A composite breed of cattle developed specifically for beef on dairy is proving to be a hit in UK markets, since its introduction to the UK around four years ago.

With an emphasis on ease of calving, rapid early growth, and hindquarter muscularity, the INRA95 is one to watch.

Breed origins

The composite breed has been developed in France since the 1960s specifically for beef on dairy, developed mainly from Charolais and Blonde bloodlines, with some Limousin, Red Meadows and Piemontese.

Alison Dunphy, managing director of Synetics, an exclusive supplier of INRA95 semen, said: “We’ve had reports of outstanding performance back from our users who widely inform us that their calving ease and growth rates have improved, giving both high value calves and finished carcases.

“Interest in the breed is growing and users are typically putting a toe in the water with a few straws in their first year, but returning to become heavy users of the INRA95 once they’ve experienced the breed.

“The option of male sexed semen is proving a particular attraction and giving producers the best chance of fast-growing offspring and high carcase grades,” she said.


Robert Critchley, who farms with his family at Woodfold, Preston, milking 420 high production Holsteins in a flying herd, says his first batches of Holstein cross INRA95 calves have sold exceptionally well at Gisburn Auction Mart.

“Every time I’ve entered them they’ve attracted a lot of interest. People always ask me what they are as they are quality calves, and their distinct markings in various colours don’t look quite like anything else,” he said.

The Scottish Farmer: Robert Critchley with two of his INRA95 calvesRobert Critchley with two of his INRA95 calves

Mr Critchley’s INRA95 calves have sold equally well, and sometimes better than the British Blues he was previously selling, whose markings could be indistinct when out of a white Holstein cow.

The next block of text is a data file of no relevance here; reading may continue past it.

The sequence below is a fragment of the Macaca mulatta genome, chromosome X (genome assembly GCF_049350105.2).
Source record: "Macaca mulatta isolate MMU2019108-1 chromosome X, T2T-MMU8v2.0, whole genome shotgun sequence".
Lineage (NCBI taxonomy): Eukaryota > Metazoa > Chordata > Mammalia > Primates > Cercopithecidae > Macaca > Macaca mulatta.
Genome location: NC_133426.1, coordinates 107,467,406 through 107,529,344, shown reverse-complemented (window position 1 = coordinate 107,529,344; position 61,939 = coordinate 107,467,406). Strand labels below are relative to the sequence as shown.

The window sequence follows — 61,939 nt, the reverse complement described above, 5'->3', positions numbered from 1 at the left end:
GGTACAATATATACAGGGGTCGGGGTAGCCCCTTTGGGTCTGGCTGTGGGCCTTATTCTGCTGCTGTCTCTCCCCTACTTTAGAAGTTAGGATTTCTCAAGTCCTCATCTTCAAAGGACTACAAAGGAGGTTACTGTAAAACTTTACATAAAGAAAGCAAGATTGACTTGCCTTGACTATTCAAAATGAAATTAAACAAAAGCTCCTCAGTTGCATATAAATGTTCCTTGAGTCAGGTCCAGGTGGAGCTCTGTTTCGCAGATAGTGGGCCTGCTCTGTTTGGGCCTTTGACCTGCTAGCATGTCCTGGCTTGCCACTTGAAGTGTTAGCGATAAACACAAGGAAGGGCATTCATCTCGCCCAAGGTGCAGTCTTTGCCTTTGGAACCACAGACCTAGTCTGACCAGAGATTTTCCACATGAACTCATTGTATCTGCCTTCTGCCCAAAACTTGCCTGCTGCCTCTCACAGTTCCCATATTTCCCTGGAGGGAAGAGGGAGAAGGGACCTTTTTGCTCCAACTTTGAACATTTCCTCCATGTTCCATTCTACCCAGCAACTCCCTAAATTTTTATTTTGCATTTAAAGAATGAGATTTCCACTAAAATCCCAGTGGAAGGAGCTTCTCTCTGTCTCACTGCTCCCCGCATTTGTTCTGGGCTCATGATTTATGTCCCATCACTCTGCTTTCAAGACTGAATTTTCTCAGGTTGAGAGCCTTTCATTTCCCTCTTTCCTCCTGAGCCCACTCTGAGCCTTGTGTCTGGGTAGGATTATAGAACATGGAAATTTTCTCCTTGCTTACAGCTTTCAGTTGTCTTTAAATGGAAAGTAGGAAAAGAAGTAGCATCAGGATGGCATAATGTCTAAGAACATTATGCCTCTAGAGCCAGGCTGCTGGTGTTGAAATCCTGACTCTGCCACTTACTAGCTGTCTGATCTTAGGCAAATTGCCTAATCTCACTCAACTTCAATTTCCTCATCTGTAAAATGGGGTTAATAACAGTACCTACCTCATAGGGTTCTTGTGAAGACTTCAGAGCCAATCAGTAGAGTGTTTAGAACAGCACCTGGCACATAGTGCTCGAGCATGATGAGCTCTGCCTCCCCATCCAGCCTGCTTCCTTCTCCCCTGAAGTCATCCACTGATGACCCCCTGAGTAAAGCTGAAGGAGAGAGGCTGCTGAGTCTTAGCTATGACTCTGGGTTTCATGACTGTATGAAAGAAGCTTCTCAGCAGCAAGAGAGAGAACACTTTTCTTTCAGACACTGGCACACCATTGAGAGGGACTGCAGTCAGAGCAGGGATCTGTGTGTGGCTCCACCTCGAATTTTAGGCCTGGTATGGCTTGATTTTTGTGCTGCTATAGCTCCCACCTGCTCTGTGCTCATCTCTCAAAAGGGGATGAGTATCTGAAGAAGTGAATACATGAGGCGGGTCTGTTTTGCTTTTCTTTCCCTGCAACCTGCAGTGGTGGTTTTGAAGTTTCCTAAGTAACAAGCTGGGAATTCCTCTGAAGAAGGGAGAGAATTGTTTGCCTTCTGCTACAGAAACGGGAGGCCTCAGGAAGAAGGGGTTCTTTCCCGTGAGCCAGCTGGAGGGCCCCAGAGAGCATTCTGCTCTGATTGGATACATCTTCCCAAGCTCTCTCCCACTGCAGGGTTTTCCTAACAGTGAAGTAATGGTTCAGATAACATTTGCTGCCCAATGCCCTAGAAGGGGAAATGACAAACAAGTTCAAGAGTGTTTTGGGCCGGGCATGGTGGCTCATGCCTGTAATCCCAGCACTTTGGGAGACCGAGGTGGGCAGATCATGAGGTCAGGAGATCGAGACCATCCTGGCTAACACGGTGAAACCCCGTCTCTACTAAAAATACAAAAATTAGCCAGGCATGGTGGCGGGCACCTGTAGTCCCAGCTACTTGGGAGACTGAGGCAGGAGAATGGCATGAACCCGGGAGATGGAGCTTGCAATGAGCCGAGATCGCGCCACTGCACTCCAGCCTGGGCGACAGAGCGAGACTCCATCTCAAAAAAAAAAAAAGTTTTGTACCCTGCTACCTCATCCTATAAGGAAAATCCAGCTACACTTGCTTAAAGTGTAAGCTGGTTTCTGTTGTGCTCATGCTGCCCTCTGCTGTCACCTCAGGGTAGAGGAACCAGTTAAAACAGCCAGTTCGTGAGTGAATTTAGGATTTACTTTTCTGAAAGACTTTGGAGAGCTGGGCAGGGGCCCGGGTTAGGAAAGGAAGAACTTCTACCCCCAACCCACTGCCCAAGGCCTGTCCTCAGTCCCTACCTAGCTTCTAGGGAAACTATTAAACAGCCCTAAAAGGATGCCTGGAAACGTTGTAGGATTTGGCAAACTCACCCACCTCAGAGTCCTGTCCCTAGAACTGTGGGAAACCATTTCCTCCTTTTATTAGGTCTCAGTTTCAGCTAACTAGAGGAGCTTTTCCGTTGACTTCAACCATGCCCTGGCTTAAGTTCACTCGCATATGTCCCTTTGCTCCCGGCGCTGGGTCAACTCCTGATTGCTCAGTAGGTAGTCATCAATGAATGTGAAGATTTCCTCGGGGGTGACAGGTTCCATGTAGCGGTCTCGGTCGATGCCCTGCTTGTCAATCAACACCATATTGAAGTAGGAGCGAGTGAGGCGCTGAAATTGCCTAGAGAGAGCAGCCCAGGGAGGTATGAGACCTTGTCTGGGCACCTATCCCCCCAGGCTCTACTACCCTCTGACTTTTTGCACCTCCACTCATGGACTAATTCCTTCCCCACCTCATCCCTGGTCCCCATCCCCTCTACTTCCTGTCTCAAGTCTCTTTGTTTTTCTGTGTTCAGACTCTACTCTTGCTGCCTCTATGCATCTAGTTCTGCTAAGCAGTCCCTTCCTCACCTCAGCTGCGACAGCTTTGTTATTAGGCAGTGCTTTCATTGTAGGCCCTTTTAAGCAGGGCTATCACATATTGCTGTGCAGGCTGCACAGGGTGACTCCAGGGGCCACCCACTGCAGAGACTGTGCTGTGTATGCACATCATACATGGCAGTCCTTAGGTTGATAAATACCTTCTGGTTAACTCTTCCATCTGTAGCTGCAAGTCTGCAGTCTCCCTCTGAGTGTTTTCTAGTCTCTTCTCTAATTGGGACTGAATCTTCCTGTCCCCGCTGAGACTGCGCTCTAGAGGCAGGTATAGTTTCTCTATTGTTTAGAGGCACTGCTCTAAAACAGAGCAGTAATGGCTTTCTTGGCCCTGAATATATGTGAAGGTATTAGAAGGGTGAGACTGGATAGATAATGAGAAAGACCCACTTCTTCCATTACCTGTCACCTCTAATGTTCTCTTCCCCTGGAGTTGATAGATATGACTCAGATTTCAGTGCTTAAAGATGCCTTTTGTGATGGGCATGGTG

Selling calves at around four to six weeks, he says the INRA95s are typically realising £300-£400 but have recently fetched more. At a recent sale, the team topped at £495 for five-week-old calves.

“They are easy calving, however, they do come out on the small side, but I have never had to pull a INRA95 calf. They grow like willows, converting and growing fast and making good beef animals.

“We are so pleased with the calves that we would switch to the breed for everything if we were inseminating the cows ourselves and not tied into to a mating service which doesn’t supply this breed,” he added.


Similar success has been experienced by Will Williams from Clwchdernog on Anglesey who is now using the INRA95 breed for all beef inseminations on his dairy herd.

Milking 220 he uses sexed semen to breed dairy replacements, a Hereford bull on maiden heifers and INRA95 on everything else.

“We were aware that people buying our British Blue stores were finding they needed too much feed for finishing, so we thought we’d try something new.

“We used one INRA95 bull around two years ago and had good calves that were easily born, and looked like the sort that would go on to do well,” he said.

Living up to expectations, calves were sold at stores at Gaerwen Market for £1300 as 18-20 month-old heifers, despite some buyers’ uncertainty of what breed they were buying.

“This year we will only use INRA95 beef semen, which tells you a lot,” he said.